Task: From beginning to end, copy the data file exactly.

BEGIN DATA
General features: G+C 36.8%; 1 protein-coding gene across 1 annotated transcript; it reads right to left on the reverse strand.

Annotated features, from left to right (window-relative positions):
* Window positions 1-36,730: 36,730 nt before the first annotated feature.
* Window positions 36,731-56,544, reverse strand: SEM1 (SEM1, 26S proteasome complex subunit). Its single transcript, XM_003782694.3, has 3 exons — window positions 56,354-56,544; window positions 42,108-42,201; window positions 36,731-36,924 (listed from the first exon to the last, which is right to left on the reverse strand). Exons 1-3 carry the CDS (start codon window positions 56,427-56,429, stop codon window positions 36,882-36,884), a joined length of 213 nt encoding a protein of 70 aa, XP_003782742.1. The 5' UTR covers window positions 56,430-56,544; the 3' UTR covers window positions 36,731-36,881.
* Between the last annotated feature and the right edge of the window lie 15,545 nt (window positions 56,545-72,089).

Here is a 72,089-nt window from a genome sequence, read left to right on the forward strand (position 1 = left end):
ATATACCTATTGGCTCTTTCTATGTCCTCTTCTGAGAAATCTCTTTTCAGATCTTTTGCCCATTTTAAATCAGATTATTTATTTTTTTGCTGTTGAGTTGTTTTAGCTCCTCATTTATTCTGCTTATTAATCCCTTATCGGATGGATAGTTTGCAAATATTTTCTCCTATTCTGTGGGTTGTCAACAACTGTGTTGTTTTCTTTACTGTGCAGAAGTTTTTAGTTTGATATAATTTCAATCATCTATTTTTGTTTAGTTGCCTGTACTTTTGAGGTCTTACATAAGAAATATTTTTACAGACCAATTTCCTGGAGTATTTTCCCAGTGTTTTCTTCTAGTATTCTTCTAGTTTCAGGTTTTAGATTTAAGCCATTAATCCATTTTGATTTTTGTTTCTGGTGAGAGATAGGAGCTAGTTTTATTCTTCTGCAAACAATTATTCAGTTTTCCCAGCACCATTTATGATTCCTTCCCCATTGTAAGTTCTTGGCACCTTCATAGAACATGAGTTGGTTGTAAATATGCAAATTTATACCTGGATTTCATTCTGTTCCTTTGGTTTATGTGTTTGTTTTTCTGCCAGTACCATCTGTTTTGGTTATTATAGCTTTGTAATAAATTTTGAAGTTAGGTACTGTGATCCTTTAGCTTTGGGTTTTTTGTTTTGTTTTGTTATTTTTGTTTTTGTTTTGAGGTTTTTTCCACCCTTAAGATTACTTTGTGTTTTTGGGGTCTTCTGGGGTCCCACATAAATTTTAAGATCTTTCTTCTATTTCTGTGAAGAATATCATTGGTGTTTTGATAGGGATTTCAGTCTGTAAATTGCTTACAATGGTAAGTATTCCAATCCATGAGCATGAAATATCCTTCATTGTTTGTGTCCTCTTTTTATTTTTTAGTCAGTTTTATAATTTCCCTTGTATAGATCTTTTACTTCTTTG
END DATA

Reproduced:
General features: G+C 36.8%; 1 protein-coding gene across 1 annotated transcript; it reads right to left on the reverse strand.

Annotated features, from left to right (window-relative positions):
* Window positions 1-36,730: 36,730 nt before the first annotated feature.
* Window positions 36,731-56,544, reverse strand: SEM1 (SEM1, 26S proteasome complex subunit). Its single transcript, XM_003782694.3, has 3 exons — window positions 56,354-56,544; window positions 42,108-42,201; window positions 36,731-36,924 (listed from the first exon to the last, which is right to left on the reverse strand). Exons 1-3 carry the CDS (start codon window positions 56,427-56,429, stop codon window positions 36,882-36,884), a joined length of 213 nt encoding a protein of 70 aa, XP_003782742.1. The 5' UTR covers window positions 56,430-56,544; the 3' UTR covers window positions 36,731-36,881.
* Between the last annotated feature and the right edge of the window lie 15,545 nt (window positions 56,545-72,089).

Here is a 72,089-nt window from a genome sequence, read left to right on the forward strand (position 1 = left end):
ATATACCTATTGGCTCTTTCTATGTCCTCTTCTGAGAAATCTCTTTTCAGATCTTTTGCCCATTTTAAATCAGATTATTTATTTTTTTGCTGTTGAGTTGTTTTAGCTCCTCATTTATTCTGCTTATTAATCCCTTATCGGATGGATAGTTTGCAAATATTTTCTCCTATTCTGTGGGTTGTCAACAACTGTGTTGTTTTCTTTACTGTGCAGAAGTTTTTAGTTTGATATAATTTCAATCATCTATTTTTGTTTAGTTGCCTGTACTTTTGAGGTCTTACATAAGAAATATTTTTACAGACCAATTTCCTGGAGTATTTTCCCAGTGTTTTCTTCTAGTATTCTTCTAGTTTCAGGTTTTAGATTTAAGCCATTAATCCATTTTGATTTTTGTTTCTGGTGAGAGATAGGAGCTAGTTTTATTCTTCTGCAAACAATTATTCAGTTTTCCCAGCACCATTTATGATTCCTTCCCCATTGTAAGTTCTTGGCACCTTCATAGAACATGAGTTGGTTGTAAATATGCAAATTTATACCTGGATTTCATTCTGTTCCTTTGGTTTATGTGTTTGTTTTTCTGCCAGTACCATCTGTTTTGGTTATTATAGCTTTGTAATAAATTTTGAAGTTAGGTACTGTGATCCTTTAGCTTTGGGTTTTTTGTTTTGTTTTGTTATTTTTGTTTTTGTTTTGAGGTTTTTTCCACCCTTAAGATTACTTTGTGTTTTTGGGGTCTTCTGGGGTCCCACATAAATTTTAAGATCTTTCTTCTATTTCTGTGAAGAATATCATTGGTGTTTTGATAGGGATTTCAGTCTGTAAATTGCTTACAATGGTAAGTATTCCAATCCATGAGCATGAAATATCCTTCATTGTTTGTGTCCTCTTTTTATTTTTTAGTCAGTTTTATAATTTCCCTTGTATAGATCTTTTACTTCTTTG